It’s Time to Give Moonshine Some Respect: It’s an American tradition and as worthy a liquid as any unaged spirit (CAROLINE EUBANKS, June 26, 2024, Inside Hook)

“We just don’t have a better word, so moonshine has come to fill that void, and it’s problematic because moonshine can also mean an illegally-made spirit,” Spoelman says. “Then that suggests a dangerous or poorly made spirit, perhaps to some ears.”

The legacy of moonshine also counteracts many of the stereotypes. “A good moonshiner would try to give his customer a good value,” Schumaker says. “If you sell somebody 180-proof moonshine, it’s really not moonshine, it’s almost vodka at that point. There’s a misconception that that’s the only thing that a moonshiner would sell.” Unfortunately, the majority of the recognizable brands on the market don’t create anything that could truly be identified as moonshine, instead offering neon-hued flavored drinks made from neutral grain spirits in mason jars.

Moonshine is actually a uniquely American product with roots back to the earliest days of the nation. The Scots-Irish settling in the mountainous east coast are primarily responsible for bringing their centuries-old distilling traditions stateside, using corn and water straight from the source to carefully craft flavor. Kings County sources corn from upstate New York, and Highlands gets its materials locally in southwest Virginia and Pennsylvania, allowing for the spirit to pick up the terroir.

“It’s very challenging to make a white spirit palatable, and that’s the job of the moonshine maker, whereas the whisky maker can fudge that piece of the process and sort of age out the imperfections over time,” Spoelman says.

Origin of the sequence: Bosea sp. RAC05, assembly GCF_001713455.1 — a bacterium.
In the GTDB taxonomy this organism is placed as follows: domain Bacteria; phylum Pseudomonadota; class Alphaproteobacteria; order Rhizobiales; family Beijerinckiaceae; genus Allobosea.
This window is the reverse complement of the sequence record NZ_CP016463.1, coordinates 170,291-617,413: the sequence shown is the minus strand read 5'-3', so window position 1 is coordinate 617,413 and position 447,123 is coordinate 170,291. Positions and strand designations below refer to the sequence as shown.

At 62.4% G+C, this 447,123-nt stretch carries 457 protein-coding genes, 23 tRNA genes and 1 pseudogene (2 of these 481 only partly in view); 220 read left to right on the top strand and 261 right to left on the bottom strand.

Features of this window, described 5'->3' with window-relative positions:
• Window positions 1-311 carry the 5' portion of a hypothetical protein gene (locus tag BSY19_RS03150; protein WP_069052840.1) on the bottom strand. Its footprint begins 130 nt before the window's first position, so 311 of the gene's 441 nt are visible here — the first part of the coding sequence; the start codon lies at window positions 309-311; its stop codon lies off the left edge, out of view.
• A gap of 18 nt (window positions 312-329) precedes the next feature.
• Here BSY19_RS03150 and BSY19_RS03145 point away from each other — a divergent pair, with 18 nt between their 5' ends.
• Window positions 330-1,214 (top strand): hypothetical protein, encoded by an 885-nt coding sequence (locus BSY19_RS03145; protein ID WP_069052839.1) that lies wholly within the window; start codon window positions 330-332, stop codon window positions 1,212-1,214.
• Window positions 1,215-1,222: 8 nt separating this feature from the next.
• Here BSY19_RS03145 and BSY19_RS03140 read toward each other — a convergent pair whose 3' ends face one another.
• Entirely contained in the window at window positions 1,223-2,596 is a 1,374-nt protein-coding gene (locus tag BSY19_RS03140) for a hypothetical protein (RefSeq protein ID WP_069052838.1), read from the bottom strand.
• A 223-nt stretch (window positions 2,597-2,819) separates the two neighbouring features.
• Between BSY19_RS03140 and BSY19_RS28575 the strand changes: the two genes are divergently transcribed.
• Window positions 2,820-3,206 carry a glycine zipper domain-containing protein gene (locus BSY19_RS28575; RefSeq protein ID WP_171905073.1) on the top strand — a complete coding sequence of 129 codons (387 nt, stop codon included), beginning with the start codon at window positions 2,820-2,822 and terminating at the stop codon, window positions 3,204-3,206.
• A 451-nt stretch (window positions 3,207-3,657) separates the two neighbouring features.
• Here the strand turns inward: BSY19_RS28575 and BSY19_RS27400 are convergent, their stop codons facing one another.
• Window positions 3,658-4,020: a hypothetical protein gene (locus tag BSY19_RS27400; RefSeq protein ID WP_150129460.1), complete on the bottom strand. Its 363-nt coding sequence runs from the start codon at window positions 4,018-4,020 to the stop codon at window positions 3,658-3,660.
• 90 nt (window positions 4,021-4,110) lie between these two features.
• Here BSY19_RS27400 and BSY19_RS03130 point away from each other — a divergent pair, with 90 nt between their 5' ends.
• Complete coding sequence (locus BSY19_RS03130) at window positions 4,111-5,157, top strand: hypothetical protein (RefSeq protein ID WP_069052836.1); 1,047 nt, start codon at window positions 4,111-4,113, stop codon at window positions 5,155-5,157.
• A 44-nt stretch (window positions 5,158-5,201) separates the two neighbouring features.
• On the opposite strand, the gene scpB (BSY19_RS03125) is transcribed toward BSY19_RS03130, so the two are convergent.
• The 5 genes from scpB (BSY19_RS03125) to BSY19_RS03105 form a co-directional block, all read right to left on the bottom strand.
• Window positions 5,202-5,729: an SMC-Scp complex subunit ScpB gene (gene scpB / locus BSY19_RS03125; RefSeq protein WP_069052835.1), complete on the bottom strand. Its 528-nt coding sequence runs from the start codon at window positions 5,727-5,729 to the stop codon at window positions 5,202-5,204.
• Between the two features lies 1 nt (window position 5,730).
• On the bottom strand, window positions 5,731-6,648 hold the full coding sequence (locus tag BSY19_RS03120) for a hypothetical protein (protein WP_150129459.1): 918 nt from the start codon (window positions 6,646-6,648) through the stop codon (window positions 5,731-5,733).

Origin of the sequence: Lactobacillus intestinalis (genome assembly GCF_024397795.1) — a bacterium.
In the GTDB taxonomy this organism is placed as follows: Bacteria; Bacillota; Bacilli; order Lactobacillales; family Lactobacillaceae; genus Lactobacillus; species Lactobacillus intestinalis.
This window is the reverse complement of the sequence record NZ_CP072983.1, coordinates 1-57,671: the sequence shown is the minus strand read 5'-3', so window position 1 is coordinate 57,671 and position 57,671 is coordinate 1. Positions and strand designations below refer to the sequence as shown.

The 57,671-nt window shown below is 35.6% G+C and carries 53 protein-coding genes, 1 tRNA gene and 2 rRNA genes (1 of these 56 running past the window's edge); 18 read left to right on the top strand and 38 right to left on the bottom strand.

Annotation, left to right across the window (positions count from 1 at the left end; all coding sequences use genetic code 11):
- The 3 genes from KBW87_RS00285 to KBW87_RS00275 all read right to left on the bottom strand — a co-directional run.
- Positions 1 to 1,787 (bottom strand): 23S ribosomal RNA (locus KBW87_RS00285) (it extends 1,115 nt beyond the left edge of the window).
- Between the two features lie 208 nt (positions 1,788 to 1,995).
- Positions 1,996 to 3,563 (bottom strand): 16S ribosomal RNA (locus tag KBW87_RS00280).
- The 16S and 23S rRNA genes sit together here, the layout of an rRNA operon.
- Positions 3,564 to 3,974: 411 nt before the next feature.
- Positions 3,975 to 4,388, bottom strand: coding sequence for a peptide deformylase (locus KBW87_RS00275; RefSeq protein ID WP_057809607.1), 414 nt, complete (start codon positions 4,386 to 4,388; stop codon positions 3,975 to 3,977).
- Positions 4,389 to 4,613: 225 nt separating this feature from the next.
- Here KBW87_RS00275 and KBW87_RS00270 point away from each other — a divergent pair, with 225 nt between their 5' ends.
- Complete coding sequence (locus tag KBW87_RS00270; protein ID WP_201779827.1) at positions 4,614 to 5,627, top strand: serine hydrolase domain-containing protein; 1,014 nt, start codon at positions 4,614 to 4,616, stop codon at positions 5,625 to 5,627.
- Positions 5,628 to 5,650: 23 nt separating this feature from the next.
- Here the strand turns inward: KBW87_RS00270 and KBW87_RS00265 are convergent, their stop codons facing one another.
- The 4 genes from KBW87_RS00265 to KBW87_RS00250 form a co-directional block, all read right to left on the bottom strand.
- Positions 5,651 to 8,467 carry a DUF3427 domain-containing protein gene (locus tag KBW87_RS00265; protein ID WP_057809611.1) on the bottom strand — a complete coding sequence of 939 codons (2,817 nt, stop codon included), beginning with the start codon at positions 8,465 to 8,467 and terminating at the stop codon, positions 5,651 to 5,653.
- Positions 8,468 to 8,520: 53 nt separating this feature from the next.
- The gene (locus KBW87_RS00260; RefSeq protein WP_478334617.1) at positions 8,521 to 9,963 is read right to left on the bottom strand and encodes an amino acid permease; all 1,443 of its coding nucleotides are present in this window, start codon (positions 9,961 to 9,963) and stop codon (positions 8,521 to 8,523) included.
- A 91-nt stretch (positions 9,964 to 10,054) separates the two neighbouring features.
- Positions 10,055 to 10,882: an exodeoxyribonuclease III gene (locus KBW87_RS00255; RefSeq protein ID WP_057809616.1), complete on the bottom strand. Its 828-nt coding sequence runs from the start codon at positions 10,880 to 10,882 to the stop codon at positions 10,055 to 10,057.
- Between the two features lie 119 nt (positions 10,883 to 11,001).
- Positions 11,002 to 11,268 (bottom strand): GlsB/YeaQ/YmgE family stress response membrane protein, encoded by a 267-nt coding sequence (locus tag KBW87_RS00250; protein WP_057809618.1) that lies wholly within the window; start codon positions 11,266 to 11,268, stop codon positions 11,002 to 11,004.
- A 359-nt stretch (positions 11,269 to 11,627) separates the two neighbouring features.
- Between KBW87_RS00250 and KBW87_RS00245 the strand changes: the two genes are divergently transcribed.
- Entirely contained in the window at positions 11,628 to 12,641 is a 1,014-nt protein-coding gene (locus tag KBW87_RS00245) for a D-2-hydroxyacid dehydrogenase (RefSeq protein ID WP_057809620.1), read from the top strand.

So why doesn’t the industry appropriately recognize it? Moonshine typically falls under the category of “other American whiskies” in the awards, and very few have broken through to claim the medals like Troy and Sons in Asheville, North Carolina, which has twice been honored for its platinum whiskey.

Moonshines of this variety also rarely appear on cocktail menus outside of the territory where the spirit is traditionally distilled in Appalachia. But it has as much versatility as anything else you might have behind the bar.

“The cocktail opportunity of an unaged whiskey remains pretty unexplored, especially when you have tequila, silver tequila, white rum and various kinds of apple spirit ending up in cocktails,” Spoelman says. “I still think moonshine is maybe at the trough of its backlash, and it’s poised for a re-emergence as a more cultural mainstay once it’s better understood.”

One of my buddies is a moonshiner and I bring him any grains, sugars, fruit products we are getting rid of. Constantly amazed at the quality of the liquor he can turn them into. There’s even a reality show about them nowadays.